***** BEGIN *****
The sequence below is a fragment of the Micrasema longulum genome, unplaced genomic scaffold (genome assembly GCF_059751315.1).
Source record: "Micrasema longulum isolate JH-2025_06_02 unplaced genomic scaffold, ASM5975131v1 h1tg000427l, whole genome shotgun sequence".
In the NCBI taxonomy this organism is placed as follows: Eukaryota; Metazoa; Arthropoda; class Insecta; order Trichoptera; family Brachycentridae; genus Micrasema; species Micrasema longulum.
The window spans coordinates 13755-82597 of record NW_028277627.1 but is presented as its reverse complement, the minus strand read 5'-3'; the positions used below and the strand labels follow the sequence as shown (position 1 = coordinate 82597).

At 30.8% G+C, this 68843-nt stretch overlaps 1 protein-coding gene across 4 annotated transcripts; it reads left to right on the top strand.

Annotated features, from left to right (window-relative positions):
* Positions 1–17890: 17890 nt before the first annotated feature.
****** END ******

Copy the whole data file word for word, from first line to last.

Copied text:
The sequence below is a fragment of the Micrasema longulum genome, unplaced genomic scaffold (genome assembly GCF_059751315.1).
Source record: "Micrasema longulum isolate JH-2025_06_02 unplaced genomic scaffold, ASM5975131v1 h1tg000427l, whole genome shotgun sequence".
In the NCBI taxonomy this organism is placed as follows: Eukaryota; Metazoa; Arthropoda; class Insecta; order Trichoptera; family Brachycentridae; genus Micrasema; species Micrasema longulum.
The window spans coordinates 13755-82597 of record NW_028277627.1 but is presented as its reverse complement, the minus strand read 5'-3'; the positions used below and the strand labels follow the sequence as shown (position 1 = coordinate 82597).

At 30.8% G+C, this 68843-nt stretch overlaps 1 protein-coding gene across 4 annotated transcripts; it reads left to right on the top strand.

Annotated features, from left to right (window-relative positions):
* Positions 1–17890: 17890 nt before the first annotated feature.